Tuesday afforded me an easy run into work: no ice, although it was still cold courtesy of the biting wind. Isn’t pre-dawn meant to be the coldest time of the day? The fun was once again reserved for the trip home. I had a conference call scheduled with my boss in the States for half four so I was an hour later than normal leaving the factory. That hour was the hour of daylight that we gained at the weekend and I was about to lose it big style. The wind was even stronger than Monday night and had swung round to the west. With blackening skies up ahead, I knew this was no time to be caught out on the Muir so I hung a right at the Little Loch Fisheries and whilst that route is not normally favoured because it’s shorter, it does offer a degree of protection as it climbs. Unfortunately however, no sooner had I gone over the summit of the climb than the heavens opened, with winds gusting somewhere between 40 and 50 mph. The sleet of Monday night had now been replaced by a full on raging blizzard and those last five miles were basically an existence of trying to stay on the bike. It was one of the worst experiences of the winter (except this is meant to be spring).
As if all that wasn’t enough, I was awake several times on Tuesday night, listening to the hail smashing off the Velux window. The final time, I checked my watch: 4:15am. “Oh Oh, I’ve to be out there in under an hour: this is going to be fun: again”. And it was… 11 miles of white crunchy hail cum snow, interspersed with occasional black ice. Just as on Monday morning, I found it challenging but never really felt danger. You don’t until you’ve actually crashed. I did however stop to take another photo of the ungritted, untreated A77 at Floak and duly sent it off to the travel gurus. This one even merited a Favourite on receipt!
But the thing that has defined this week more than anything has been the constant screaming of pain and emptiness in my legs. I’ve conveniently erased from my memory how sore my legs get by Wednesday. Monday’s just an ache, Tuesday’s more marked but by Wednesday night my legs are really, really complaining. The mental counterbalance is “just two more days, just two more days”. So somehow I get through Thursday then Friday takes care of itself. Weekend off; repeat…. But with this being only the second week back, and the weather being particularly vicious, it’s been especially hard. And my scar’s been getting progressively sorer too. I’m writing this on Thursday and my miles for this week are already up on last week, with the prospect of 200+ if I ride tomorrow. The legs will just have to get on with it, like they always do. The only thing that will stop me is the pain from my op site, and that decision will be made when I wake up tomorrow morning, or indeed if it wakes me up in the night. I hate to let myself down, and I hate even more to let down the kids that I’m raising money for. But if I’m too sore, then I’m too sore and I’ll have to deal with it. I can hear Leona’s voice in the back of my head: something about better some this week and some next week than loads this week and none next week or the week after. “Leona, I hear you”.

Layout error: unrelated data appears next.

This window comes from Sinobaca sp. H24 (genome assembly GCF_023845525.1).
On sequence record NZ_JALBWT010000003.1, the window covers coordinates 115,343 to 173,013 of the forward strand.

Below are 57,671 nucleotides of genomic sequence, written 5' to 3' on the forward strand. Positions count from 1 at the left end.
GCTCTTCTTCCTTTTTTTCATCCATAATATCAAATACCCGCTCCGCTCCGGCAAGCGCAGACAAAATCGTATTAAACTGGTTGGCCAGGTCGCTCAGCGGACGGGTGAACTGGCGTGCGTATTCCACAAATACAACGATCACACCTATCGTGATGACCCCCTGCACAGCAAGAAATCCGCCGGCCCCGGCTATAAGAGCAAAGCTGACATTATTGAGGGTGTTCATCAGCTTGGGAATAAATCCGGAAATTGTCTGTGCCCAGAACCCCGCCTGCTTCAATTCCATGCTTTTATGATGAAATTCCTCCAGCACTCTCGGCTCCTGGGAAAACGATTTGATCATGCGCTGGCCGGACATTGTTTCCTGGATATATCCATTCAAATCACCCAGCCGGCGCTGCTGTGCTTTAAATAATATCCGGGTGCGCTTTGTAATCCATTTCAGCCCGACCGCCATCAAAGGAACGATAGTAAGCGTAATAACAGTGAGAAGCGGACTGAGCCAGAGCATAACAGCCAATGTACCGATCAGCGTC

The bottom line here is that I’m nowhere near full fitness, I’m more than a bit sore but I’m giving it all I’ve got in the circumstances. It’s the best I can do and at least in doing that I’m mirroring, in my own way, the effort that the kids are putting in when they fight the disease. No one is finding this easy right now, not me, not wee Eileidh, not even Gail, Eileidh’s mum. But we keep going because we have to, because there basically is no alternative. You give it all you’ve got or you give it nothing at all. And I’ll let you into a secret: I don’t do nothing at all. Never have and never will.
The best I can say right now is that because I’m over halfway, it’s all downhill from here.